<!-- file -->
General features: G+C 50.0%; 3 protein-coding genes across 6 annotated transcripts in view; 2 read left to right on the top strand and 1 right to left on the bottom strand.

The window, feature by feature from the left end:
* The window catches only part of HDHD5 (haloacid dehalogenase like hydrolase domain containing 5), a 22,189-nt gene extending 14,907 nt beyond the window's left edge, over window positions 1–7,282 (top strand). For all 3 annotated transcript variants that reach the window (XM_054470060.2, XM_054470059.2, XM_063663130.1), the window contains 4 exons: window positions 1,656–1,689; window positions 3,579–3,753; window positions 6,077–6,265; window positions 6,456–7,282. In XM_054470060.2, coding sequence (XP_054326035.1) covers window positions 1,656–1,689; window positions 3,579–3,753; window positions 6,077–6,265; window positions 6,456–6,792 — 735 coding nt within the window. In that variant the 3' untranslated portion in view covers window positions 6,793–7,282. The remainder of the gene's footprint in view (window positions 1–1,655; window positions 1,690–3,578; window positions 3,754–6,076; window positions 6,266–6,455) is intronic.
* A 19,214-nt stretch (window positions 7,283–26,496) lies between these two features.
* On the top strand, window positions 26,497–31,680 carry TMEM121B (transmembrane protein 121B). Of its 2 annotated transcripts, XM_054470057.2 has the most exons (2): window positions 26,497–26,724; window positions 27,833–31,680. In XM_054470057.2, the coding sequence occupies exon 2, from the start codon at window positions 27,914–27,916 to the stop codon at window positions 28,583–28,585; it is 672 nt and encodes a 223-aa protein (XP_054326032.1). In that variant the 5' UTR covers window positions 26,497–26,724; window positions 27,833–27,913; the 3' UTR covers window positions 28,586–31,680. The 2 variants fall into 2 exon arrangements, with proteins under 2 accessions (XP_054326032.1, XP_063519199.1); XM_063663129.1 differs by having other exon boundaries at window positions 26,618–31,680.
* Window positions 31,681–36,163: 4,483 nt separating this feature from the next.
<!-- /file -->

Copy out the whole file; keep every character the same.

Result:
General features: G+C 50.0%; 3 protein-coding genes across 6 annotated transcripts in view; 2 read left to right on the top strand and 1 right to left on the bottom strand.

The window, feature by feature from the left end:
* The window catches only part of HDHD5 (haloacid dehalogenase like hydrolase domain containing 5), a 22,189-nt gene extending 14,907 nt beyond the window's left edge, over window positions 1–7,282 (top strand). For all 3 annotated transcript variants that reach the window (XM_054470060.2, XM_054470059.2, XM_063663130.1), the window contains 4 exons: window positions 1,656–1,689; window positions 3,579–3,753; window positions 6,077–6,265; window positions 6,456–7,282. In XM_054470060.2, coding sequence (XP_054326035.1) covers window positions 1,656–1,689; window positions 3,579–3,753; window positions 6,077–6,265; window positions 6,456–6,792 — 735 coding nt within the window. In that variant the 3' untranslated portion in view covers window positions 6,793–7,282. The remainder of the gene's footprint in view (window positions 1–1,655; window positions 1,690–3,578; window positions 3,754–6,076; window positions 6,266–6,455) is intronic.
* A 19,214-nt stretch (window positions 7,283–26,496) lies between these two features.
* On the top strand, window positions 26,497–31,680 carry TMEM121B (transmembrane protein 121B). Of its 2 annotated transcripts, XM_054470057.2 has the most exons (2): window positions 26,497–26,724; window positions 27,833–31,680. In XM_054470057.2, the coding sequence occupies exon 2, from the start codon at window positions 27,914–27,916 to the stop codon at window positions 28,583–28,585; it is 672 nt and encodes a 223-aa protein (XP_054326032.1). In that variant the 5' UTR covers window positions 26,497–26,724; window positions 27,833–27,913; the 3' UTR covers window positions 28,586–31,680. The 2 variants fall into 2 exon arrangements, with proteins under 2 accessions (XP_054326032.1, XP_063519199.1); XM_063663129.1 differs by having other exon boundaries at window positions 26,618–31,680.
* Window positions 31,681–36,163: 4,483 nt separating this feature from the next.